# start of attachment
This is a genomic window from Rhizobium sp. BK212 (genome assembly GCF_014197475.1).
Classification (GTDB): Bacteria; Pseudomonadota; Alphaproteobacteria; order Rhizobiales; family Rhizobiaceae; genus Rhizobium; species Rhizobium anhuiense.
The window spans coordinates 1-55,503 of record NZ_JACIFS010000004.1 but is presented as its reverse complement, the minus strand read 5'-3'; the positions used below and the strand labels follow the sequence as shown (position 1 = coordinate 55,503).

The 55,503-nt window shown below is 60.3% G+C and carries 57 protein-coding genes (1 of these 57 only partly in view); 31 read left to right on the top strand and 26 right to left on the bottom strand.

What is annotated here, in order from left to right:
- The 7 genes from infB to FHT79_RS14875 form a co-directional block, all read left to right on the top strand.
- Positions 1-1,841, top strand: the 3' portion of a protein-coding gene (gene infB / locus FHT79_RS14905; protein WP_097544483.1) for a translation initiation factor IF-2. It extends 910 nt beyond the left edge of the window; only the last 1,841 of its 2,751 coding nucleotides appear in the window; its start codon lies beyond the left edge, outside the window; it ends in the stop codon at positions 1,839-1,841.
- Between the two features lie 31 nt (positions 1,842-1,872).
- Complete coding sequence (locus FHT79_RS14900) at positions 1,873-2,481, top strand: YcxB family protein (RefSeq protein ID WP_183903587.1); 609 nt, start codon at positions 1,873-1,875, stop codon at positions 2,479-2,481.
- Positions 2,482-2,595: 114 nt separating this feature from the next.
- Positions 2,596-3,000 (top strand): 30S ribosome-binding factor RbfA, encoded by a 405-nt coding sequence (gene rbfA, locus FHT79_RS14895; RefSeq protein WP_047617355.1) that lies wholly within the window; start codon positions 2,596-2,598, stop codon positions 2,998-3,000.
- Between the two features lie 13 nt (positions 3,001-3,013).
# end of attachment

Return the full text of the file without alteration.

This is a genomic window from Rhizobium sp. BK212 (genome assembly GCF_014197475.1).
Classification (GTDB): Bacteria; Pseudomonadota; Alphaproteobacteria; order Rhizobiales; family Rhizobiaceae; genus Rhizobium; species Rhizobium anhuiense.
The window spans coordinates 1-55,503 of record NZ_JACIFS010000004.1 but is presented as its reverse complement, the minus strand read 5'-3'; the positions used below and the strand labels follow the sequence as shown (position 1 = coordinate 55,503).

The 55,503-nt window shown below is 60.3% G+C and carries 57 protein-coding genes (1 of these 57 only partly in view); 31 read left to right on the top strand and 26 right to left on the bottom strand.

What is annotated here, in order from left to right:
- The 7 genes from infB to FHT79_RS14875 form a co-directional block, all read left to right on the top strand.
- Positions 1-1,841, top strand: the 3' portion of a protein-coding gene (gene infB / locus FHT79_RS14905; protein WP_097544483.1) for a translation initiation factor IF-2. It extends 910 nt beyond the left edge of the window; only the last 1,841 of its 2,751 coding nucleotides appear in the window; its start codon lies beyond the left edge, outside the window; it ends in the stop codon at positions 1,839-1,841.
- Between the two features lie 31 nt (positions 1,842-1,872).
- Complete coding sequence (locus FHT79_RS14900) at positions 1,873-2,481, top strand: YcxB family protein (RefSeq protein ID WP_183903587.1); 609 nt, start codon at positions 1,873-1,875, stop codon at positions 2,479-2,481.
- Positions 2,482-2,595: 114 nt separating this feature from the next.
- Positions 2,596-3,000 (top strand): 30S ribosome-binding factor RbfA, encoded by a 405-nt coding sequence (gene rbfA, locus FHT79_RS14895; RefSeq protein WP_047617355.1) that lies wholly within the window; start codon positions 2,596-2,598, stop codon positions 2,998-3,000.
- Between the two features lie 13 nt (positions 3,001-3,013).